Women's Rights

A 'dark future' for Afghan women who can no longer work

By Salaam Times and AFP


Madina, a former journalist whose name has been changed to protect her identity, is silhouetted during an interview with AFP in Kabul on November 13. With the country's economy in tatters, many families have lost a significant part of their income -- the women's wages -- just as Afghanistan faces one of the world's worst humanitarian crises. [Wakil Kohsar/AFP]

KABUL -- At 21 years old, Madina had her dream job: she was a journalist, her salary crucial to her family's life in Afghanistan.

Then the Afghan government collapsed on August 15.

Now, like so many other Afghan women, Madina cannot work and her family has lost her income -- just as Afghanistan's economy collapses and the United Nations (UN) predicts half its population could run out of food during the long, cold winter.

It leaves Madina, trapped behind closed doors, to wonder anxiously how her family will pay the rent and buy the wood to heat their home until spring.


'I'm so ashamed. It's the first time in my life I'm begging,' Laila, an Afghan mother of six who started to beg on the streets after losing her job when her employer fled the country, told AFP in Kabul on November 16. Her name has been changed to protect her identity. [Wakil Kohsar/AFP]

"I have a dark future ahead," said Madina, whose name has been changed to protect her identity.

Just a few months ago the young woman worked for an American-funded radio station. She dreamed of presenting the news on television and perhaps, later on, entering politics.

Now the station is off the air, and looking for a new job would be futile. Except in specialised sectors such as health and education, few women have worked since the fall of the Afghan government in August.

Incomes lost

Last year, under the previous government, more than 27% of civil servants were women. Now, they have been told to stay home until further notice.

Many families have lost a significant part of their income, just as Afghanistan faces one of the world's worst humanitarian crises.

More than 22 million Afghans will suffer food insecurity this winter, the UN has said, as a drought driven by climate change adds to the disruption caused by the fall of the government.

Madina, who lives with her parents, is the eldest of four girls and two boys. Her father, a labourer, gambled on her education, which until the administration in Kabul collapsed seemed like a good bet.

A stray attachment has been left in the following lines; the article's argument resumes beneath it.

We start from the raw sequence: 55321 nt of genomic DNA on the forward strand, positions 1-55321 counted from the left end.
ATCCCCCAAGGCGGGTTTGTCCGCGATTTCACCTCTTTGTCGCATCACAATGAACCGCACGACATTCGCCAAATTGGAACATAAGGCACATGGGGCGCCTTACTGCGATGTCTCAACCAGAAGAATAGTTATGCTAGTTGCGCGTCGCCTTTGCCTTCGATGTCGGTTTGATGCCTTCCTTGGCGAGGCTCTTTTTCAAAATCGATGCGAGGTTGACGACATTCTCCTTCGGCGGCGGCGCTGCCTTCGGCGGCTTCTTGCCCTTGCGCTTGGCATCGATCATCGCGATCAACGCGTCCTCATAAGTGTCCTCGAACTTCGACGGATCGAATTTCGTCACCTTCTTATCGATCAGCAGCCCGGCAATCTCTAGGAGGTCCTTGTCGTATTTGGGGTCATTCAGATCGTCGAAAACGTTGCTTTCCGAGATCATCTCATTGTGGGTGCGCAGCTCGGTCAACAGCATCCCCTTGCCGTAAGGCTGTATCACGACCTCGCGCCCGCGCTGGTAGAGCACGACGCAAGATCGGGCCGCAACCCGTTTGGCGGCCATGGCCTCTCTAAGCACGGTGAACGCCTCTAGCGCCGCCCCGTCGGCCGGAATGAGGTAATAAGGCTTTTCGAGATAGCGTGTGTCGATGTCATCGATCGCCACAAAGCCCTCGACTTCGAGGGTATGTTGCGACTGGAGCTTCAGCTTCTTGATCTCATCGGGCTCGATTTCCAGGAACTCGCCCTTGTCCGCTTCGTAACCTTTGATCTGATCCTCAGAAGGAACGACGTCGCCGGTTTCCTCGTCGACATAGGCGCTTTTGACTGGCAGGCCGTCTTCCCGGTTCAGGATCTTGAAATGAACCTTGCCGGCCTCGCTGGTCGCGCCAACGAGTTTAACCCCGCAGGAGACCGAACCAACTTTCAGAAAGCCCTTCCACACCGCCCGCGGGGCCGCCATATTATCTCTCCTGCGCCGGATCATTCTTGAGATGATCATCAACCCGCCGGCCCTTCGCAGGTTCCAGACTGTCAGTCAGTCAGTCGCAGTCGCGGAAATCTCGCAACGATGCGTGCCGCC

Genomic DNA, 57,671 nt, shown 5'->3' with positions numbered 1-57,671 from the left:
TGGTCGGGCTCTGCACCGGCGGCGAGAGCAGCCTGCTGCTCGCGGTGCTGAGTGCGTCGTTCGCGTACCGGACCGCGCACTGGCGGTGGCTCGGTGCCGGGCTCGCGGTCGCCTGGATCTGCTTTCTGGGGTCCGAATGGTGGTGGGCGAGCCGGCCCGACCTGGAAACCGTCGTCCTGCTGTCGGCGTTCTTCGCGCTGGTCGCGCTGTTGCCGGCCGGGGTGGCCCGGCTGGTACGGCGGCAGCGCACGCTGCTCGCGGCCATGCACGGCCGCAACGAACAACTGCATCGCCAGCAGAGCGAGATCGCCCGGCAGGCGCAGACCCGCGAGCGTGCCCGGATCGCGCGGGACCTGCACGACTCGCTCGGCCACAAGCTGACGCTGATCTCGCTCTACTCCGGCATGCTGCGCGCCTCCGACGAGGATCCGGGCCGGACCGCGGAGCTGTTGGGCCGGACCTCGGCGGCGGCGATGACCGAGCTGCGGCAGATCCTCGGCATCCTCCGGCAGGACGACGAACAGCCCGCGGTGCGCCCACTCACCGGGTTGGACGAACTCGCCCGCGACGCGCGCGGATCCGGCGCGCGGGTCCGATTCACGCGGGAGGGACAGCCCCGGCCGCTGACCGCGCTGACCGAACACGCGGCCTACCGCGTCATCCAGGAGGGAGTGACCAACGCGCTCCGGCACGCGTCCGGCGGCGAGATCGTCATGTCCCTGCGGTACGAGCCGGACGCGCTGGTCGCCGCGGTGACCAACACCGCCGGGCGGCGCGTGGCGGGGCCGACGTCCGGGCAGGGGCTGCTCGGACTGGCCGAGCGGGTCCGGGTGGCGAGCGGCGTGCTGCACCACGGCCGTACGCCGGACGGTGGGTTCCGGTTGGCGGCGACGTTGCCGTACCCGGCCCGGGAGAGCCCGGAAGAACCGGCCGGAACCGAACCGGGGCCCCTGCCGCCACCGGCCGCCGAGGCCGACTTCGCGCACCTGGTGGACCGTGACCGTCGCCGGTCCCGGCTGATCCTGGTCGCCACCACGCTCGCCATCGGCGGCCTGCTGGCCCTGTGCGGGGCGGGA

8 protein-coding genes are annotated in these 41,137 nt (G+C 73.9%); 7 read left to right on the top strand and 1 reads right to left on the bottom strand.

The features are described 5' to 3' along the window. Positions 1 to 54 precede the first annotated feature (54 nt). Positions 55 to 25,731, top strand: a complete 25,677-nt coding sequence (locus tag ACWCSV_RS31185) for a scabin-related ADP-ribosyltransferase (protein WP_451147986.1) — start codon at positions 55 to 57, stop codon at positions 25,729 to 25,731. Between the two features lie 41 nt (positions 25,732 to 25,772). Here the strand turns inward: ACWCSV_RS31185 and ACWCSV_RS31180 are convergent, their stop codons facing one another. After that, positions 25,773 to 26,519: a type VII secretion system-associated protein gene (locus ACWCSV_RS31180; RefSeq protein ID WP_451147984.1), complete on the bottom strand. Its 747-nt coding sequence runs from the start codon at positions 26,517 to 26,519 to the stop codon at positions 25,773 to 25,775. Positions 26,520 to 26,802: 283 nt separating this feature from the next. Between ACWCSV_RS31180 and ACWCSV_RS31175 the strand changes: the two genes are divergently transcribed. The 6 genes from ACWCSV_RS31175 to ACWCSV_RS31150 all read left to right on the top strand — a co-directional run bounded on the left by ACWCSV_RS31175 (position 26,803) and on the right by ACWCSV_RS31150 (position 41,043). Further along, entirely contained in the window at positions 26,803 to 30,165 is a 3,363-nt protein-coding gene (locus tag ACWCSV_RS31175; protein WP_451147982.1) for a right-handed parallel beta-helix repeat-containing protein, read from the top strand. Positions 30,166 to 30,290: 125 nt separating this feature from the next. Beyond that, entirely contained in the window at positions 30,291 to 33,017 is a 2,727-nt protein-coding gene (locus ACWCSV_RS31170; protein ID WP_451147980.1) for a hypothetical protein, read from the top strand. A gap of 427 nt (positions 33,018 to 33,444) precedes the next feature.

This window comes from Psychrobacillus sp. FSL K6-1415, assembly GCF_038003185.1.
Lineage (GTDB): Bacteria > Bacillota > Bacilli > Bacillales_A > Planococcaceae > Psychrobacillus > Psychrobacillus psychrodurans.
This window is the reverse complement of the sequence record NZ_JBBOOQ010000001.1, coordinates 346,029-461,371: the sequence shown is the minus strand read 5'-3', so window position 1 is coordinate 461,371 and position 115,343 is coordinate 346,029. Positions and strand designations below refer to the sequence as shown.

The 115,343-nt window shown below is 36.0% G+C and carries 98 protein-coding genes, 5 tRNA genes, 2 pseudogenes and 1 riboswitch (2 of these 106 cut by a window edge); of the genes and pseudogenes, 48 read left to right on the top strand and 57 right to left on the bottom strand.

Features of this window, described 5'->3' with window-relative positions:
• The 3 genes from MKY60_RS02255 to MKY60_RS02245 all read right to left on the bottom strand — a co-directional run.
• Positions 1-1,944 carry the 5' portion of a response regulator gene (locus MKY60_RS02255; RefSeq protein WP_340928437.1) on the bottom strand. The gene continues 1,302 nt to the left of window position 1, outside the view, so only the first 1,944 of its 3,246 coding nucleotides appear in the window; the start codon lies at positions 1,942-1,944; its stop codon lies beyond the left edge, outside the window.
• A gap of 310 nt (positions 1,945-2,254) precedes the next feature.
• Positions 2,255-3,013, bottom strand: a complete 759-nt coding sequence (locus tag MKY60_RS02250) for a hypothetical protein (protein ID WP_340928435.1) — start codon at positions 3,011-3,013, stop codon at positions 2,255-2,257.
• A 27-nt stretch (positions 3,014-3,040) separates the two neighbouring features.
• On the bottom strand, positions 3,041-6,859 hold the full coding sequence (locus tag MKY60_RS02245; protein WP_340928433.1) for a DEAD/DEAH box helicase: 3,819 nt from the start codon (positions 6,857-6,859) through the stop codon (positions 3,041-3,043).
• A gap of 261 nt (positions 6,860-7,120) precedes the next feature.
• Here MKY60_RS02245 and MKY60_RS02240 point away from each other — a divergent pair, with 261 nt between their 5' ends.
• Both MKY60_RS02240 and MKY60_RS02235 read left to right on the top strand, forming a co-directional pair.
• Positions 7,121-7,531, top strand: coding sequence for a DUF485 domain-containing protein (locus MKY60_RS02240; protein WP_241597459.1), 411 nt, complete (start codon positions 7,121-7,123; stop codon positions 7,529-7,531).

The family lived on two salaries, Madina's and her father's.

"I was paying the rent," she says. "When I had a job, I could meet the family's needs."

But they now have to buy basic staples such as rice and flour on credit -- and despite winter's cold already biting, they cannot afford coal or wood to heat their home.

"It's very painful for me to see these difficulties," Madina said.

'In prison'

Rabia, 25, who also spoke under a pseudonym, worked at the Ministry of Mines and Petroleum. On August 15 at 10am, she left her office in a panic.

Her male colleagues have resumed their jobs -- but she cannot go back.

"I feel I'm in a prison in my house," she said.

Rabia lives with her sister and brother, who are teachers. Both work but have not been paid.

"We're living on our savings," she said.

There are eight of them in the family, and savings will not last long.

"In two or three months? I don't know; we'll need money to get the house warm in winter," Rabia said.

"I'm asking the international community to exert pressure ... to allow women to work again. They are often the only breadwinner in the family."

'So ashamed'

Laila, whose name has also been changed, is her family's only earner.

Before, she worked as a cleaner for an Afghan family, but they fled when the government fell.

Now the 43-year-old begs in a Kabul market, where -- as the only woman among men -- she makes sure to wear a burqa to "protect my dignity, a little".

She has six children to support, alone. She does not know where her husband is, speculating that he is dead, or has left her for another woman.

"My children are at home. They don't know I'm begging. I have to find money to feed them... We do not have a glass of flour at home," she said.

"I'm so ashamed. It's the first time in my life I'm begging."

When asked if she can provide for her family this way, she bursts into tears.

"I'm very sad," she said. "I have never seen so many difficulties in my life as I have seen in these two weeks."

Madina says she, too, cries every day.

She hardly goes out anymore; she is too afraid. Instead, her day is limited to housework and reading.

"I don't talk about my situation to my friends. We are all the same, it's useless," she said.

Rabia admits she also feels "depressed".

"I'm not good mentally," she said -- but she is trying to put on a brave face for her family.

After all, as they tell her: "You're not the only one in this situation."

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Part 2: Neither anyone asks as; I am doing trade through your country. Do I have permission? The Durand Line's cause died. Afghanistan's legal status was destroyed. In short, Afghanistan is a geography that the Pakistani security advisor goes through. They trade with Central Asia and Europe; however, they don't see the need to count the Afghan government as a partner on the table. Why should Ghani not have been forced to go out? Why should the Taliban not have been given the authority to govern Kabul? Why should the government of Afghanistan not have been destroyed? Pakistan's next stage of economic interests would not have started as long as these works were not done. This jihad was done for this purpose. With regards, Khalid Yousafzai